Hyundai Santa Fe
After seven months on the fleet, our Hyundai Santa Fe's copybook was seriously blotted following a nightmare service
How often do you raise your car bonnet? An occasional oil check or washer bottle top-up are the only reasons most of us put our heads under the hood. However, this was the exact situation I found myself in only minutes after having the car serviced!
The 10,000-mile check up was carried out by Swindon Hyundai in Wiltshire and was completed on time (an hour-and-a-half) and on budget (£185). So far, so good - even if the car wasn't valeted and the staff were neither knowledgable nor that welcoming (it was early in the morning). However, I drove away relatively happy.
But things weren't quite right. Crawling out through town, the engine didn't seem fully responsive, but I persevered and got on the M4. Oh help! The 2.2-litre turbodiesel refused to rev beyond 2,800rpm, the engine warning light came on, the turbo didn't spool up, and the off-roader was outdragged by lorries. It was a truly frightening experience.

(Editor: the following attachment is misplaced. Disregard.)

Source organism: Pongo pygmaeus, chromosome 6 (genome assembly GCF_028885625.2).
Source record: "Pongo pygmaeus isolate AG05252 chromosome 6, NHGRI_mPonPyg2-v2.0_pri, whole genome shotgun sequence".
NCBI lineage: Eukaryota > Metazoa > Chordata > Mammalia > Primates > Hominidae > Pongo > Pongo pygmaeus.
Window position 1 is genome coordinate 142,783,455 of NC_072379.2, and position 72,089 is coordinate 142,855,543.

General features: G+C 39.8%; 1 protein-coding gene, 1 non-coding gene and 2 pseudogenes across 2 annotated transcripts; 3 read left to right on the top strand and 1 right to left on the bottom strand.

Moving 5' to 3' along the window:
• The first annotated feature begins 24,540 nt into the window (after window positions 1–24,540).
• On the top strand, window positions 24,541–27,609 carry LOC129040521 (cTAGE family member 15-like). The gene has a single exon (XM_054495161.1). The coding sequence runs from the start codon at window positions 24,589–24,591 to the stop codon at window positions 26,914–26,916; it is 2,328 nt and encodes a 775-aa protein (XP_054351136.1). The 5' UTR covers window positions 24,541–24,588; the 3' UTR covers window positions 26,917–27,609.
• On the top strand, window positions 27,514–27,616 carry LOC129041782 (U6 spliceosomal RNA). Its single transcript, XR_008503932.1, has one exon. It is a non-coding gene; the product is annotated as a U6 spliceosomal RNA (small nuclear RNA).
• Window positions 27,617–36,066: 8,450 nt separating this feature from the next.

Granted, I was fairly angry when I phoned the dealer to ask why my car had gone in healthy and come out sick - especially as I'd seen the Santa Fe being taken for a test drive before it was handed back. The service manager was immediately defensive, insisting it wasn't the garage's fault.
So back I went, wasting my own time and fuel. To be fair, OU06 GZS was checked out immediately - but then it didn't take the garage long to diagnose the fault. The mechanic had actually forgotten to reconnect the turbo inlet pipe.
A simple fix, but then the keys were given back to me with no apology, no offer to compensate me for any inconvenience, no free valet... absolutely nothing at all!
With the Santa Fe, Hyundai is trying to tempt a new, wealthier clientele to the brand. As a result, the dealers have had special training to improve customer service. It's a great pity they seemed to have forgotten about all that so soon.